Thirty-four minutes into the film it’s obvious this film is not going to please. Through the first 34 minutes we’ve had four action sequences and a totally unnecessary infodump sequence (the aforementioned James Bond Q sequence). The movie opens with a nice idea – a black and white storming the castle sequence with angry villagers raiding Castle Frankenstein as the good Doctor is trying to bring his creation to life – but it never really comes together because there’s too much going on. We’ve got Dr. Frankenstein doing his thing but then Dracula shows up and Igor betrays Frankenstein and I started to instantly get the feeling that the film was just tossing anything familiar it could get its hands on up on the screen. It’s like no one involved in the production had a “2 AM Cool Idea Filter” to stop those ideas that seem good as a concept but fail in execution.

Just talk out that last paragraph. You’ve got Frankenstein doing his most famous bit but then Dracula shows up and Igor switches sides as the villagers are rioting outside … sounds perfectly cool but it doesn’t come together. It’s all played too seriously. When the scene is over we shift to color and get the title card, “One Year Later.”


It took one year to go from black and white to color?

We get our intro to Van Helsing as he chases down Mister Hyde through a big fight sequence. Then it’s on to the Vatican for the Q sequence, then we jump to Transylvania where we’re introduced to Anna and her brother Velkan, and then we get a big action sequence where Anna and Van Helsing team up to fight lady vampires. It just doesn’t work.

Action, action, infodump, action, action.

Serious, quipster, quipster, serious, serious with a dash of quipster.

It’s not fun and that’s VAN HELSING’s biggest crime. Even when Jackman is quipping, he does it in a droll manner that might make you smile thin but not smile broad. There’s so much thought put into elaborate CGI action sequences and so little into what the end result of their work is going to look like on the screen that it just frustrates you. I don’t ever feel like they really know who Van Helsing is and so we get this disconnected, disjointed character that has no appeal. He’s not cool, he’s not dangerous, he’s not really tortured, and he’s simply not engaging. I don’t care what happens to him.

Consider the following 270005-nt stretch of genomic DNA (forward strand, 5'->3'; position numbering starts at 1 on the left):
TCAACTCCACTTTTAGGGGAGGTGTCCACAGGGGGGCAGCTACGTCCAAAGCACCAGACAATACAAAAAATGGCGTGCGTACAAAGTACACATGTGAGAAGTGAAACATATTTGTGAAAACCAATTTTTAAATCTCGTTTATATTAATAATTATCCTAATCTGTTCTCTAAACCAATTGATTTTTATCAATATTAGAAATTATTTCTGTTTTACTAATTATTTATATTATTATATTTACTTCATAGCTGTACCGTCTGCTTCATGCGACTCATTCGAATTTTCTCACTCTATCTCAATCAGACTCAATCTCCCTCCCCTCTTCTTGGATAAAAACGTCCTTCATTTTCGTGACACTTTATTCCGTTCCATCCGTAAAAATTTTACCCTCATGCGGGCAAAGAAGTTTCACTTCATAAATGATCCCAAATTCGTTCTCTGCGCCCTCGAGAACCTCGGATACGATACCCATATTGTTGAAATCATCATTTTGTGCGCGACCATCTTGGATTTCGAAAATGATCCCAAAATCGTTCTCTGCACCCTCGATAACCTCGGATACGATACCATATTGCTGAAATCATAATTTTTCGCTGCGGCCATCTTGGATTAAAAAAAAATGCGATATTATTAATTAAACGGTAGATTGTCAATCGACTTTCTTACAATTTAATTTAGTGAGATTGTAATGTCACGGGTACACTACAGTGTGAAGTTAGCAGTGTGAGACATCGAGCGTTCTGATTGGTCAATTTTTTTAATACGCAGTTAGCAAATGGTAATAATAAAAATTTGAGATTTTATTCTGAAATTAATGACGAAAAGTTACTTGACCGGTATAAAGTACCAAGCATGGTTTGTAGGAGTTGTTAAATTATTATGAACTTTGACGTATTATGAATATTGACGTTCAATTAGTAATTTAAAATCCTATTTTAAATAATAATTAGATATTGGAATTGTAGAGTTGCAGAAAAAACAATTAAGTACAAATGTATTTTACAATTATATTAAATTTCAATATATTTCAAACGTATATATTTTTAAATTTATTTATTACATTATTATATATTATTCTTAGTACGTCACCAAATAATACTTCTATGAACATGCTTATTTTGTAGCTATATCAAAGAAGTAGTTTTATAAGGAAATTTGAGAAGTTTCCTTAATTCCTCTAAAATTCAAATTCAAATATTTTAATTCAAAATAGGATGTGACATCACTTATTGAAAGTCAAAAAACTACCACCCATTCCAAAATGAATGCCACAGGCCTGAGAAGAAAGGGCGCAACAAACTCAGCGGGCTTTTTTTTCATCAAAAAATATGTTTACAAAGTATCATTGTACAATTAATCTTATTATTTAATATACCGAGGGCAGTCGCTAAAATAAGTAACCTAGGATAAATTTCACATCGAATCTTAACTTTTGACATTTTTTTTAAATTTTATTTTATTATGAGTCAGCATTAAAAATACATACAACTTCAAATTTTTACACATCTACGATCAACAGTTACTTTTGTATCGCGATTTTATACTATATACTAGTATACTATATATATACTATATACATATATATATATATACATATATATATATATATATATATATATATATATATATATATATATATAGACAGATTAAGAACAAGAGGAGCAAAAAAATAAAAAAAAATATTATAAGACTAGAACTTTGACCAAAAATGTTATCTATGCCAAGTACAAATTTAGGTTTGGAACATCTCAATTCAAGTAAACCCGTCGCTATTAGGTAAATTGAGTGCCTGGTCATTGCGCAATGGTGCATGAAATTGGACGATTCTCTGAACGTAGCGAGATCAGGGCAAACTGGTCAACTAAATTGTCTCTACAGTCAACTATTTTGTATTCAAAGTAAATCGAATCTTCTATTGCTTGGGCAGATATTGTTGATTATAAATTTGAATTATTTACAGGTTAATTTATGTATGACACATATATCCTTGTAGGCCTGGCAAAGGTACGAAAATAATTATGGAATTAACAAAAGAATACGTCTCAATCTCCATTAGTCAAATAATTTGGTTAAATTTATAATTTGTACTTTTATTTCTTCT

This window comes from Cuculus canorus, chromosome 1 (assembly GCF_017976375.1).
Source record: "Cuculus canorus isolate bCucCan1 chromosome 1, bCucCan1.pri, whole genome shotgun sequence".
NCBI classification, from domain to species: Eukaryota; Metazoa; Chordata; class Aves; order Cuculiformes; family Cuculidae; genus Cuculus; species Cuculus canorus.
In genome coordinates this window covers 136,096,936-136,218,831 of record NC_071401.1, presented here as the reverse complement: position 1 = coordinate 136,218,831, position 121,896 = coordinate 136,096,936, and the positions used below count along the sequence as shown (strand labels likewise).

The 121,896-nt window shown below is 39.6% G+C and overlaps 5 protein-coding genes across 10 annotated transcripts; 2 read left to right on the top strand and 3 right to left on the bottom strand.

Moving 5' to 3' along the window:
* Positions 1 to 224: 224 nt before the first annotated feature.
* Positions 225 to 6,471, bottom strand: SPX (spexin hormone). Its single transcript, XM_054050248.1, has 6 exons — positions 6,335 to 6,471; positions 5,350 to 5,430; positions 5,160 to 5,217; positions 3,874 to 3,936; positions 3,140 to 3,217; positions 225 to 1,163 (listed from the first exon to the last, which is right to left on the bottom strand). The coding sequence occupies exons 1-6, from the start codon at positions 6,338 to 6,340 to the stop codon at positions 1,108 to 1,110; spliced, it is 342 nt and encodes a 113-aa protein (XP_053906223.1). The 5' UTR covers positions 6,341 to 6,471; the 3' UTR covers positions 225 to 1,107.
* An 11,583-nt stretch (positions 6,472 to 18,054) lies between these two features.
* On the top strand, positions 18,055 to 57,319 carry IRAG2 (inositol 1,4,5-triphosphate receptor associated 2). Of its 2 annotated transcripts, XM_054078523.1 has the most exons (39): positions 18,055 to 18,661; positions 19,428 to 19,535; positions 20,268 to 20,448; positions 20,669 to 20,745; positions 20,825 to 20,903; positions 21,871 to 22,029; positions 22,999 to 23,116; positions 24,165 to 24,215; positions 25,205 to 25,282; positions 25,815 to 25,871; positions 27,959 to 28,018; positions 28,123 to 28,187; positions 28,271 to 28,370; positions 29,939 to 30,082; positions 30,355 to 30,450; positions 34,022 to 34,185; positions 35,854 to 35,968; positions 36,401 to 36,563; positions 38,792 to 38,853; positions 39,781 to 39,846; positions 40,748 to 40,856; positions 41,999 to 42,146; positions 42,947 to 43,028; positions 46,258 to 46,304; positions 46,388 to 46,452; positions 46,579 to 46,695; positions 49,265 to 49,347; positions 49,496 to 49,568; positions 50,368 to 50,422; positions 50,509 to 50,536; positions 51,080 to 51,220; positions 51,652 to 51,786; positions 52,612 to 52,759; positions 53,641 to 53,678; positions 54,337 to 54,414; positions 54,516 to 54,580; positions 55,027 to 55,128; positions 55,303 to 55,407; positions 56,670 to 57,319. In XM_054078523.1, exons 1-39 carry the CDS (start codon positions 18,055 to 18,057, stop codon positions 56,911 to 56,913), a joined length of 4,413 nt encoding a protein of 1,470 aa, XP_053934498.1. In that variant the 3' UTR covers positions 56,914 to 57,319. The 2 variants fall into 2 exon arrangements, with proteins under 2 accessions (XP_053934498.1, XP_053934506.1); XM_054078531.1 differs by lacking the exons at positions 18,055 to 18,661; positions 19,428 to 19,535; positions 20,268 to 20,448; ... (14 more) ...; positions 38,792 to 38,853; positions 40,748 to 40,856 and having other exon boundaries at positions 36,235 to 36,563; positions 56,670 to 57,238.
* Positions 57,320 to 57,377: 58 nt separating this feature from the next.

Richard Roxburgh is fantastic as Dracula and he actually seems to be having a good time, so we’ve got the inverse of the Mummy formula here, where the bad guy has the mega personality and the hero has the flat personality. When asked by one of his brides if he has a heart about them, he responds gleefully that, “Of course not. I have no heart. I am hollow,” in a wonderfully campy manner. Maybe if Kate Beckinsale’s Anna wasn’t also so damn dour and glum and tortured it wouldn’t seem like such a disconnect between the fun Dracula and the boring Van Helsing, but they’ve overloaded her character with such a heavy backstory that she can’t offer anything but dourness.

Is this done purposely to mirror Selene? Was there enough time between the two movies for this to be done on purpose?

The same disjointed conception of character affects Anna, too. On the one hand, we’re supposed to believe she’s this sword-wielding bad ass who can take care of herself, and yet every time she gets in danger, she starts quivering and shaking and being all afraid. Why? The most egregious affront to her character comes during the big final battle when she’s squaring off against the last remaining lady vampire (she has a name but you’ll remember her as “the redheaded one”) and she gets saved by … wait for it … Frankenstein’s creature crashing through the window.

Circumstance. F*cking circumstance.

It’s such garbage.

Even the key to victory is achieved through circumstance. People have been trying to kill Dracula for 400 years and no one can do it. Silver doesn’t work, crosses don’t work, fire doesn’t work, terminal boredom doesn’t work. So what’s the key to killing him?

You’ve got to be a werewolf to do it. And, oh, lookee there, Van Helsing got himself bit by Anna’s werewolf brother. How lame is that? How about having them figure it out and Van Helsing allowing himself to get bit?

Further showing that the film doesn’t want you to have a good time, they deliver a limp ending that sees Anna getting killed by the Van Werewolf and then a sad hero gets to literally see Anna being reunited with her family in Heaven. And by “in Heaven,” I mean the clouds in the sky.

VAN HELSING is an attractive enough looking film that it’s not a horrible watch, but it’s certainly not a very good movie. Poorly conceived characters in a poorly executed story with a decent visual look makes for an forgettable film.